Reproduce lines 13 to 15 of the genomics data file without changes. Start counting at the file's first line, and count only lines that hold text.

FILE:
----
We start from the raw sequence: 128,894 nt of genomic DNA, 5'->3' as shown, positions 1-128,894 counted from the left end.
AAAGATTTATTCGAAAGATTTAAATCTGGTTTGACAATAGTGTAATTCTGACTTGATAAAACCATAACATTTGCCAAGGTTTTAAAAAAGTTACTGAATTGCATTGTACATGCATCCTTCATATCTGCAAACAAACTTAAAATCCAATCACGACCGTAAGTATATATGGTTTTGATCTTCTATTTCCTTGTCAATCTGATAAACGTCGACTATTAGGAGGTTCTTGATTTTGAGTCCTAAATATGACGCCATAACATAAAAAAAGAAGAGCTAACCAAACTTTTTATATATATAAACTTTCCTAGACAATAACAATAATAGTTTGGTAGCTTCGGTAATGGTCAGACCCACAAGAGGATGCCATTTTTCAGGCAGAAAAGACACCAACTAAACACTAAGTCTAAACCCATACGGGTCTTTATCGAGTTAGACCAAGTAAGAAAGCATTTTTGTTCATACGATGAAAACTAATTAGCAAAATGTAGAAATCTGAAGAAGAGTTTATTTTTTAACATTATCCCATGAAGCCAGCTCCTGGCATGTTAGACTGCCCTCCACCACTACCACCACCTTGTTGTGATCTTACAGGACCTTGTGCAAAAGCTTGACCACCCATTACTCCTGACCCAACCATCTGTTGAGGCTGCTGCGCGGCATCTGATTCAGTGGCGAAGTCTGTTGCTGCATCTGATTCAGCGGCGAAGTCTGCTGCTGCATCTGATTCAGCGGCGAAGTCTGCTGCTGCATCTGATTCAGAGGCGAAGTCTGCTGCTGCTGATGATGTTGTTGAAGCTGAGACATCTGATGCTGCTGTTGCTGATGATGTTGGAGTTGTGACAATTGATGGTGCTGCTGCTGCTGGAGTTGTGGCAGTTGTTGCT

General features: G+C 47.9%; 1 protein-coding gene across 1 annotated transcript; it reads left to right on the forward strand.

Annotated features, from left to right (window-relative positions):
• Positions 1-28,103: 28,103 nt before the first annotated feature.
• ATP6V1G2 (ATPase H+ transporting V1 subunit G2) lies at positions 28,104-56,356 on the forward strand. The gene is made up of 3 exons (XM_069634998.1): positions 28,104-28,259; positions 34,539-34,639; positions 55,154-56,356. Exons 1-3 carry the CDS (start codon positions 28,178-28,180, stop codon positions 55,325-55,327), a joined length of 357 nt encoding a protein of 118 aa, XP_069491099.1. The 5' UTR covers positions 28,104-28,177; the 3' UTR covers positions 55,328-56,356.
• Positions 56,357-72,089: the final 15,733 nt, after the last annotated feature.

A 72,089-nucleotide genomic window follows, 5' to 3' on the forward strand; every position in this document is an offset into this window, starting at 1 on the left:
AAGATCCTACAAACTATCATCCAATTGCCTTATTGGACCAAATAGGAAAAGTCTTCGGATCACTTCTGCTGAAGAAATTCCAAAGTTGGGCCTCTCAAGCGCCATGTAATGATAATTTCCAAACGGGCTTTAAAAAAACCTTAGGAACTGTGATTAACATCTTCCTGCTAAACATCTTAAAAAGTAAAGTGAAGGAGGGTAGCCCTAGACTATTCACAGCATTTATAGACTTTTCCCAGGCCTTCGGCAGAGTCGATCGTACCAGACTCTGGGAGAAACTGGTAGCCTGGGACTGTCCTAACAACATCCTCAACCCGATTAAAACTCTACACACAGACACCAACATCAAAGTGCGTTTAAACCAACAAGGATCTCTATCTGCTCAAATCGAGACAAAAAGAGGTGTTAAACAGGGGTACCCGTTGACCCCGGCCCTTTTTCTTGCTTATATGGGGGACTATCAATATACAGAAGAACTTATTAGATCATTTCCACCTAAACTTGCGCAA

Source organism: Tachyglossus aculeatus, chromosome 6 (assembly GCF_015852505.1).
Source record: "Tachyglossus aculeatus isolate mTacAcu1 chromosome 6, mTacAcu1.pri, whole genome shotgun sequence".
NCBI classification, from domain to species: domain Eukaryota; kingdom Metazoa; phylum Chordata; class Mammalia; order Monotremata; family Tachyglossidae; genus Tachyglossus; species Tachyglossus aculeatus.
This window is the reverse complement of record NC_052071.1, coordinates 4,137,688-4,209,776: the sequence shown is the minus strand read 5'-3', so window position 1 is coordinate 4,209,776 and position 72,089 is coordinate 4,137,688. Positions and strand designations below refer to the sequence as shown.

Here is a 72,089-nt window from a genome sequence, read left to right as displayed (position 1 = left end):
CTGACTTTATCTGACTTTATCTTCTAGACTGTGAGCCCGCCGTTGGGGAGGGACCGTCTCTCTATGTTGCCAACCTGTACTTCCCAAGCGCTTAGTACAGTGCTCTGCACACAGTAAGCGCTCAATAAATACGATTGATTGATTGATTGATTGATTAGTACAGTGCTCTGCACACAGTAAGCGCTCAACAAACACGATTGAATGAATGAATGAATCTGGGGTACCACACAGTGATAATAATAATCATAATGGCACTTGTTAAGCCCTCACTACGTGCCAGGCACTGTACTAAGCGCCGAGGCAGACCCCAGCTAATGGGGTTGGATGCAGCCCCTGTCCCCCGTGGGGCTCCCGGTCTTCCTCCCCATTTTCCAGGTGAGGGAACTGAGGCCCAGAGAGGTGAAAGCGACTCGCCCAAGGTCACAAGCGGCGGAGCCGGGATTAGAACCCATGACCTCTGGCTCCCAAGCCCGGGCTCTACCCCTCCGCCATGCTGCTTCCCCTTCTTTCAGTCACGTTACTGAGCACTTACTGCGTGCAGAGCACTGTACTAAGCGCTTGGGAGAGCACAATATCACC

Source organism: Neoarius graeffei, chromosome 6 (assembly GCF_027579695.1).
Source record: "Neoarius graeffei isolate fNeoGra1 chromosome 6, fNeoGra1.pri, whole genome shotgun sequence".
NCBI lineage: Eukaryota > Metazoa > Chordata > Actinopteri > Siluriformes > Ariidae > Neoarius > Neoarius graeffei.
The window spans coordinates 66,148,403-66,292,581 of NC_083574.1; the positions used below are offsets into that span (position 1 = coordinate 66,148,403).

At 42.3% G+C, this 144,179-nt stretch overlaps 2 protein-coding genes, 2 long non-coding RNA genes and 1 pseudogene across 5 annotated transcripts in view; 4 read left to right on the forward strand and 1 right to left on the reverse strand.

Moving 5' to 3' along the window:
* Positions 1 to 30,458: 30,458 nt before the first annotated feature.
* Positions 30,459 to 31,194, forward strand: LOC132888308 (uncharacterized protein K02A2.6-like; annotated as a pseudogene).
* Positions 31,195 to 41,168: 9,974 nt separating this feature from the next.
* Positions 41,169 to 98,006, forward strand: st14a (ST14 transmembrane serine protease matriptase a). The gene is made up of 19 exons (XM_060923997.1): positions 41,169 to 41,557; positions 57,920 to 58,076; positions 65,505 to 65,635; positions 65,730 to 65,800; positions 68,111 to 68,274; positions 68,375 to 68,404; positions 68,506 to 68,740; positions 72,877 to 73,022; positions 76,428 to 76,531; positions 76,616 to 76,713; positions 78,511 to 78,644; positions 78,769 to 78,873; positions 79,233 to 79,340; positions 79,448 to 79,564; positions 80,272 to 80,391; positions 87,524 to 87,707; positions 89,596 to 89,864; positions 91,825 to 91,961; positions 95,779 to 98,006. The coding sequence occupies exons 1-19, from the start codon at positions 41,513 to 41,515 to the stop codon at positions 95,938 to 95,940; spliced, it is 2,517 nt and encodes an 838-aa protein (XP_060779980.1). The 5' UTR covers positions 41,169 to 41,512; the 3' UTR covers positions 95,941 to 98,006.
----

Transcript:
This window is the reverse complement of record NC_052071.1, coordinates 4,137,688-4,209,776: the sequence shown is the minus strand read 5'-3', so window position 1 is coordinate 4,209,776 and position 72,089 is coordinate 4,137,688. Positions and strand designations below refer to the sequence as shown.

Here is a 72,089-nt window from a genome sequence, read left to right as displayed (position 1 = left end):
CTGACTTTATCTGACTTTATCTTCTAGACTGTGAGCCCGCCGTTGGGGAGGGACCGTCTCTCTATGTTGCCAACCTGTACTTCCCAAGCGCTTAGTACAGTGCTCTGCACACAGTAAGCGCTCAATAAATACGATTGATTGATTGATTGATTGATTAGTACAGTGCTCTGCACACAGTAAGCGCTCAACAAACACGATTGAATGAATGAATGAATCTGGGGTACCACACAGTGATAATAATAATCATAATGGCACTTGTTAAGCCCTCACTACGTGCCAGGCACTGTACTAAGCGCCGAGGCAGACCCCAGCTAATGGGGTTGGATGCAGCCCCTGTCCCCCGTGGGGCTCCCGGTCTTCCTCCCCATTTTCCAGGTGAGGGAACTGAGGCCCAGAGAGGTGAAAGCGACTCGCCCAAGGTCACAAGCGGCGGAGCCGGGATTAGAACCCATGACCTCTGGCTCCCAAGCCCGGGCTCTACCCCTCCGCCATGCTGCTTCCCCTTCTTTCAGTCACGTTACTGAGCACTTACTGCGTGCAGAGCACTGTACTAAGCGCTTGGGAGAGCACAATATCACC